Wednesday, 24 June 2015

Ladybower and Derwent Reservoirs

My family decided today they were going to Ladybower Reser to cycle round the reser to test out their new tandem. I decided to tag along as I could wander around and hopefully see some good birds, with a goshawk still a possibility.
It was not goshawk that got me today though. It was another bird of prey. As we were driving along Ladybower having just come down the valley on onto the side of the reser I spotted a large bird in the sky. I my verbal thought process went something like this; 'seems like there are plenty of large birds around today, (Only bird in the sky) looks like a raptor or a gull... its a raptor... nope its a gull... S*it, its an Osprey. Dad pull over, just pull in here, now' or something like that. 
It was a very low flying bird, but was almost directly above us, so a much better view of the underwings than the bird at Spurn. Sadly due to camera faults I could not nail the shot which the experience required to full show how close and well showing this bird was. It even crossed our minds that it might try to catch a fish, but sadly not, and it began to circle higher and higher until it drifted over the crest of the hill on the NE side. It was, simply, unbelievable! 
Absolutely buzzing from that experience I set off for a wander round Derwent Reservoir. Keeping an eye on the sky and the other for anything else around. There were a few Common Buzzards and Kestrels but the sky was reasonably quiet over the course of the day, the standard having been set so high so early on.
The woods still had plenty to provide though. As I was walking along I picked up on a trilling call from the woods. Once I had noticed it I listened more closely and realised that it was a Wood Warbler, the species I had suspected it might be. Unfortunately it was in a fenced off paddock, so had to wait until nobody was around before trying to locate the bird.
Once I was onto it, it required little difficulty to track down as its song flight was very distinct and the call loud. The only downside was that it tended to stay high up in the trees, which was a bit disappointing but since I remained plagued by camera errors it mattered little, so I was able to sit back and watch the bird sing and descend, a real nice surprise for the day.
-Wood Warbler
As I carried on up there remained good numbers of species. They were mostly commoner species but the highlights included 4 fledgling Treecreepers chasing each other round, and a Common Sandpiper on the shore of the reser.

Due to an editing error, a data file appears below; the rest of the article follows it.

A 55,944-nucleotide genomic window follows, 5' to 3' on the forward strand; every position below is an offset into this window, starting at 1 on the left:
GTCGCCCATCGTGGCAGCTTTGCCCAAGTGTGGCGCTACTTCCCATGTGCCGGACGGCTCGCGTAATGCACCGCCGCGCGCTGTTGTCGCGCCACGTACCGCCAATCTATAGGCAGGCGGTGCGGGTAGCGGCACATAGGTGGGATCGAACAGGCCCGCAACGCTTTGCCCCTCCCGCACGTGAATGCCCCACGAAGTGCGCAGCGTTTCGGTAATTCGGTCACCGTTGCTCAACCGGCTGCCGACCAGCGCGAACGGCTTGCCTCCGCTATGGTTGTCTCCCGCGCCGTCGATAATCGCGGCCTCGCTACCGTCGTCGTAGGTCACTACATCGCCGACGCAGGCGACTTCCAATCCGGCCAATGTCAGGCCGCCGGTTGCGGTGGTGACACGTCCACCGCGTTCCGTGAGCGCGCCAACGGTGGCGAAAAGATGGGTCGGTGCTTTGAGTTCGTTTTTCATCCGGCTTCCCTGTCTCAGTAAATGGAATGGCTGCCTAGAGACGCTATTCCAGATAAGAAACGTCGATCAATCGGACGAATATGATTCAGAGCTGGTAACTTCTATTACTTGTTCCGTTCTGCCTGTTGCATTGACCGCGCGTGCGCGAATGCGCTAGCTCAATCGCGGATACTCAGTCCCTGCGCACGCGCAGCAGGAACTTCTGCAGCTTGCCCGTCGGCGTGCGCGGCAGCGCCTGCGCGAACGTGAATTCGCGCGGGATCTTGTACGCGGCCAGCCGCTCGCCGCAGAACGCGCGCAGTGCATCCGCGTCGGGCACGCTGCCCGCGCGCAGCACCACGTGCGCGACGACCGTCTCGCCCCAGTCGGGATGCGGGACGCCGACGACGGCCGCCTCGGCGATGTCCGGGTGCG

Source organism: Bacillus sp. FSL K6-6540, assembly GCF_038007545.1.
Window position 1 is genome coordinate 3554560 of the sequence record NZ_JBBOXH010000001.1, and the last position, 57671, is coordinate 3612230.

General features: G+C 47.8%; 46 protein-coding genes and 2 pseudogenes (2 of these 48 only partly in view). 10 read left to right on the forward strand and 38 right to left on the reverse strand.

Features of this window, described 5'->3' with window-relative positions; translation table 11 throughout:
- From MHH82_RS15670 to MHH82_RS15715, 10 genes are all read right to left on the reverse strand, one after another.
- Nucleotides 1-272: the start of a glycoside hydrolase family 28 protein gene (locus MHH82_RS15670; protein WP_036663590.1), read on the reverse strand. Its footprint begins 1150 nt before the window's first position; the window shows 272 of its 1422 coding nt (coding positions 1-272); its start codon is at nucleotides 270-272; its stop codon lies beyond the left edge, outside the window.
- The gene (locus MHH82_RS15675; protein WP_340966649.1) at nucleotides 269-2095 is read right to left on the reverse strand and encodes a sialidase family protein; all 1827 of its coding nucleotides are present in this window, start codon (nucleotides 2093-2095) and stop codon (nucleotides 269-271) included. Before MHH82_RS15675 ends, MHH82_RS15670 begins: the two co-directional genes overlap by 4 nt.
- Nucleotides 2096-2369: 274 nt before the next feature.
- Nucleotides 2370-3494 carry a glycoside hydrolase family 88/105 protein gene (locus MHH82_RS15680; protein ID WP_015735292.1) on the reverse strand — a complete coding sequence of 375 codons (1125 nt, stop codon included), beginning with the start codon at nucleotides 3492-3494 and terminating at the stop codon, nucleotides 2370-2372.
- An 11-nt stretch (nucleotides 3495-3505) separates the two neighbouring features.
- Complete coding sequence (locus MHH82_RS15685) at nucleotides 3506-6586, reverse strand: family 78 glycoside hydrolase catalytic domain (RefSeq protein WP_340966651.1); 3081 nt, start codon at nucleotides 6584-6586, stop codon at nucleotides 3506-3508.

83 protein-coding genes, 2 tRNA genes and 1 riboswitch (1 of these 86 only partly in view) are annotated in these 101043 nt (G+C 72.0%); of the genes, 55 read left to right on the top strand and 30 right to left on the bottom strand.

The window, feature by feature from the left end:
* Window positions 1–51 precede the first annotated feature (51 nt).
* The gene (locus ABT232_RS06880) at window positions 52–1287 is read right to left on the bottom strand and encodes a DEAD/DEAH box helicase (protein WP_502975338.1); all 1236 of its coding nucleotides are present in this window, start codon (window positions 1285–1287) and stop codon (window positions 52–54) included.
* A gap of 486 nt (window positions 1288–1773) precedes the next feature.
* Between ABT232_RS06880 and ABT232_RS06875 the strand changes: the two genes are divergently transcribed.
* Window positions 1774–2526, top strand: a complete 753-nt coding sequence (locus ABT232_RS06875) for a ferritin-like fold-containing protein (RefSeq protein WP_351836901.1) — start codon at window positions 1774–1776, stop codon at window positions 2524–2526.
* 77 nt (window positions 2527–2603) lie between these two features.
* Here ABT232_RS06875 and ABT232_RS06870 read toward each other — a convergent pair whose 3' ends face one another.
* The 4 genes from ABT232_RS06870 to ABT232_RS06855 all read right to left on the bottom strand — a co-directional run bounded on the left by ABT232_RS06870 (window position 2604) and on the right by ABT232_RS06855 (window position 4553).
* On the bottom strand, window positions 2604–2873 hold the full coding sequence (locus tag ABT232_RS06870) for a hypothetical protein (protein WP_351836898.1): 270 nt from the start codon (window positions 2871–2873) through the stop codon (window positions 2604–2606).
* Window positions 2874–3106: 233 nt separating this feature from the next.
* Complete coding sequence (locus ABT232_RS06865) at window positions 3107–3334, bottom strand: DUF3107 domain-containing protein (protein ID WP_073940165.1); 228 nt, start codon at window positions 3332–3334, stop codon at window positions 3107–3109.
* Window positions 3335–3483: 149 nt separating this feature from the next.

I had planned to go all the way round Derwent until I reached the Dam of Howden and realised this was not an option. I took a moment here to have a breather and some lunch, but as I stopped I heard my second Wood Warbler of the day trilling from the woods. This one was not fenced off so I rushed up to try and get to grips with it.
This individual was far more mobile, and remained high up, but was a more constant singer than the first bird. I tried to take some sound recordings but failed, and only managed one record shot. Considering it was a lifer not 2 months ago, to see 2 in one day was pretty special.
-Second Wood Warbler
That was the icing on the cake for an awesome day. I headed a little further up the side of Howden to where the path curved round and I had a good view of the surrounding environment to scan for raptors. I only had Common Buzzard but was treated when this rather funky longhorn beetle flew in at my feet. A quick check of the book informs me this is a 'Rhagium bifasciatum' but please correct me if I'm wrong.
-Rhagium bifasciatum 
I say Common Buzzard was the only raptor, this was not true. whilst scanning I picked out a couple of young Kestrels on the dam wall, and when I got closer to have a look I could see there were 3 well developed young kestrels looking very nice all sat out preening. Its obviously been a good year for them.
-Kestrel Fledglings
I caught my parents as I was here, and as they were cycling back and I was not I decided to make a move. I did not get much else on the way back but it had already been such a super day, I was more than thrilled.

Species List:
Ladybower and Derwent Reservoirs: Osprey, Common Buzzard, Jay, Swallow, Mallard, Canada Goose, Carrion Crow, Kestrel, Grey Heron, Blackcap, Chiffchaff, Woodpigeon, Wood Warbler, Great Tit, Pied Wagtail, Swift, Siskin, Treecreeper, Coal Tit, Goldfinch, Wren, Chaffinch, Long-Tailed Tit, Common Sandpiper, Grey Wagtail, Cormorant, Nuthatch, Blackbird, Spotted Flycatcher, Curlew,

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